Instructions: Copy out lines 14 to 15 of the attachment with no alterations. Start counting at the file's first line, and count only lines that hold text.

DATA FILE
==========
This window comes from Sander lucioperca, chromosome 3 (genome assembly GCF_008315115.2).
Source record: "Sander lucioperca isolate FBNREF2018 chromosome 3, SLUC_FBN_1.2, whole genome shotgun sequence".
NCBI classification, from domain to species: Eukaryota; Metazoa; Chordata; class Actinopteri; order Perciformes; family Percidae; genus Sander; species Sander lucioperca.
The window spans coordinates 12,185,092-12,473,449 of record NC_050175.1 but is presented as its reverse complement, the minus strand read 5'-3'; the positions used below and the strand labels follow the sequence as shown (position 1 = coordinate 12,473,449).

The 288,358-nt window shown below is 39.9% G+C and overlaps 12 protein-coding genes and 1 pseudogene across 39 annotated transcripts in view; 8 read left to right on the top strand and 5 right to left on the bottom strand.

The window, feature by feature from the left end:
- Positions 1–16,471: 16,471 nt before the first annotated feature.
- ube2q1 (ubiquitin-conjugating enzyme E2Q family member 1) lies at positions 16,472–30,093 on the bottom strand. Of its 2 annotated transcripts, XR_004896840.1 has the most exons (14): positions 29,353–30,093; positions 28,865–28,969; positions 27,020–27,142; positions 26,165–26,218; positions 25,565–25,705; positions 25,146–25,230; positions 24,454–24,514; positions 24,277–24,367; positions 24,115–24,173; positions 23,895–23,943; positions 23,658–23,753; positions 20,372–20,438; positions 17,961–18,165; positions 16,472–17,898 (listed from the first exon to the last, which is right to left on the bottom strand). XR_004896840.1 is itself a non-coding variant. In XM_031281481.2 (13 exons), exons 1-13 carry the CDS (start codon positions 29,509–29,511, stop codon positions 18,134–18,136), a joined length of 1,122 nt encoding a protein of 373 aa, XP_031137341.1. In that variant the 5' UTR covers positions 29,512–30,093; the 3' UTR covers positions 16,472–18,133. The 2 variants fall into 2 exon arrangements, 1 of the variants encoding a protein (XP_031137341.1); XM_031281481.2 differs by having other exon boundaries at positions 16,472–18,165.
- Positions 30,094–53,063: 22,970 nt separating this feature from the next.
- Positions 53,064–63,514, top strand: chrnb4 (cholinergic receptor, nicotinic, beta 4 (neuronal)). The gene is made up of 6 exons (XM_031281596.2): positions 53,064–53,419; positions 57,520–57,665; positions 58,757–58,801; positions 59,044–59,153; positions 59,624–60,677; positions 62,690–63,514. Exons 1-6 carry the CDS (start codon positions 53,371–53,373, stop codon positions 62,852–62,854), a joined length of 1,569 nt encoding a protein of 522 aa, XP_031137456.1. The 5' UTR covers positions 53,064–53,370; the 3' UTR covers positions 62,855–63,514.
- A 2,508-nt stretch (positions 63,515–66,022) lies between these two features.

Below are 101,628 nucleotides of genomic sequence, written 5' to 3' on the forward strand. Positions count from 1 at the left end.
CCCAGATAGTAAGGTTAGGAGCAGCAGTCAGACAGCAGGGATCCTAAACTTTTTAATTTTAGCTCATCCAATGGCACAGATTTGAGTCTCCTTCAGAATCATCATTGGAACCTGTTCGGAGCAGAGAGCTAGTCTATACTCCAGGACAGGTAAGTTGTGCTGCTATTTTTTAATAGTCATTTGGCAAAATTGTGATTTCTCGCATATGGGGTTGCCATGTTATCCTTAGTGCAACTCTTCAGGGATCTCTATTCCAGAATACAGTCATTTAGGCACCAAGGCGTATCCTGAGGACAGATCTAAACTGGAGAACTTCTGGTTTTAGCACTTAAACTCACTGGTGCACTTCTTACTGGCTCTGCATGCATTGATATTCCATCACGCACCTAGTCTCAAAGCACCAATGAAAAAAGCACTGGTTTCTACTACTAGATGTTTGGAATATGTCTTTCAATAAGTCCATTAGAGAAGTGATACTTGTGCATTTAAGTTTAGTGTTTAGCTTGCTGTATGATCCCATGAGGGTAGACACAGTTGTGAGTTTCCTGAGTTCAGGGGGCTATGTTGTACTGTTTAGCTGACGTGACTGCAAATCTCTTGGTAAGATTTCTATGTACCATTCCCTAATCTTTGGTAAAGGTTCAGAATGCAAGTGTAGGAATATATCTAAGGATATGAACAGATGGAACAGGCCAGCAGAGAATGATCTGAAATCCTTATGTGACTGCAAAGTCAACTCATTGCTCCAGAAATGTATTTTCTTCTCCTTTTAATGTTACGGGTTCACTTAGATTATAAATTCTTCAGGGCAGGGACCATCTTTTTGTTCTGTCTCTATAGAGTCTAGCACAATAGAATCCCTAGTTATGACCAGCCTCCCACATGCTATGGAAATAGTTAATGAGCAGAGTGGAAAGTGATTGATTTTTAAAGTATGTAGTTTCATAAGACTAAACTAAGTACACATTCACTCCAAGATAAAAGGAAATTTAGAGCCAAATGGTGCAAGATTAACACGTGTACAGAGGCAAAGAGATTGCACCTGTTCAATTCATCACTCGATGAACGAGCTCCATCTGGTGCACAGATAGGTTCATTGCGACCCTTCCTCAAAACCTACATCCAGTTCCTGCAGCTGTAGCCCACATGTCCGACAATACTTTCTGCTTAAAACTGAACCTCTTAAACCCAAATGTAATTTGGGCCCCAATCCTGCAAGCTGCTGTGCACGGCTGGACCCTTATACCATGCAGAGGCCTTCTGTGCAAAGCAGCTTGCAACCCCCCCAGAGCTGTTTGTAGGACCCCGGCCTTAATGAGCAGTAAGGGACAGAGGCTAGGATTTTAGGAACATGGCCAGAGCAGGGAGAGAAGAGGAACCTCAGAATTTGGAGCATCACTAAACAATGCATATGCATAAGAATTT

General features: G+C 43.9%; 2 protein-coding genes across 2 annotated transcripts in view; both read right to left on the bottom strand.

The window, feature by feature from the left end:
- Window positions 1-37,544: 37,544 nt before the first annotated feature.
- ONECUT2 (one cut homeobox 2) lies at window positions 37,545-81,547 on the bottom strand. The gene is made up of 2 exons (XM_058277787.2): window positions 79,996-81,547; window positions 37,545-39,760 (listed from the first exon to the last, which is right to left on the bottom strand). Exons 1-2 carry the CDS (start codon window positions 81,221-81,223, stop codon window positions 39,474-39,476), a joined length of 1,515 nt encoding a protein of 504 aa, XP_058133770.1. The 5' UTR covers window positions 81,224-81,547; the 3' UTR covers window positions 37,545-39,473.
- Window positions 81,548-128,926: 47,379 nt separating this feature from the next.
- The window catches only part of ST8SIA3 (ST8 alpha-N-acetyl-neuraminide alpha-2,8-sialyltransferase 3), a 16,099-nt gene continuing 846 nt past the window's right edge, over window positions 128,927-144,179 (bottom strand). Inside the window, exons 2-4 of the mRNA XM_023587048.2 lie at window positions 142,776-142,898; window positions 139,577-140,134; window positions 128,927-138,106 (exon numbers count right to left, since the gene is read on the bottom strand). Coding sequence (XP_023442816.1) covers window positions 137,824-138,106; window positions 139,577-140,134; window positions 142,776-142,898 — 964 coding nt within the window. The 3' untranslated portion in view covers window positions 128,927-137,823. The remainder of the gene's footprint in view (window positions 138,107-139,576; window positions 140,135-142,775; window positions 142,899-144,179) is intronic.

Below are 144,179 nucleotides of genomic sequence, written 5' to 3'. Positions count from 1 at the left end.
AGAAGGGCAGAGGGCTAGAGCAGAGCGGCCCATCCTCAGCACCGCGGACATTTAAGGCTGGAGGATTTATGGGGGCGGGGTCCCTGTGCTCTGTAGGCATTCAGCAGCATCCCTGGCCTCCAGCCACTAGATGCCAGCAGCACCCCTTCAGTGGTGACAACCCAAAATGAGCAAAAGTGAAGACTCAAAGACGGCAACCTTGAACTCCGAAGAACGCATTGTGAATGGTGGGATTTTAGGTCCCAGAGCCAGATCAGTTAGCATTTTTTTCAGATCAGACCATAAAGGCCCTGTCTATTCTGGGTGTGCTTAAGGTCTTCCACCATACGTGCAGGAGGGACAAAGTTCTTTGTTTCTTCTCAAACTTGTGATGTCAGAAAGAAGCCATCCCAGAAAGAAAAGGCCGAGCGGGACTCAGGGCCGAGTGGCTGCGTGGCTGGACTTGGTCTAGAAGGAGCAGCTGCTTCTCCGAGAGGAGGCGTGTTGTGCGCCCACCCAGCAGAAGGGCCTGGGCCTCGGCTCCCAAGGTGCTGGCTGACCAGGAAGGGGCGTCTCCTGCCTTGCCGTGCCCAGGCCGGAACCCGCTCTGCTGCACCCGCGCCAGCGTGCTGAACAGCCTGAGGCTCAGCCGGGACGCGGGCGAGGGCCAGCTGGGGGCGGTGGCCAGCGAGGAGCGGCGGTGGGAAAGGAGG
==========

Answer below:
General features: G+C 43.9%; 2 protein-coding genes across 2 annotated transcripts in view; both read right to left on the bottom strand.

The window, feature by feature from the left end: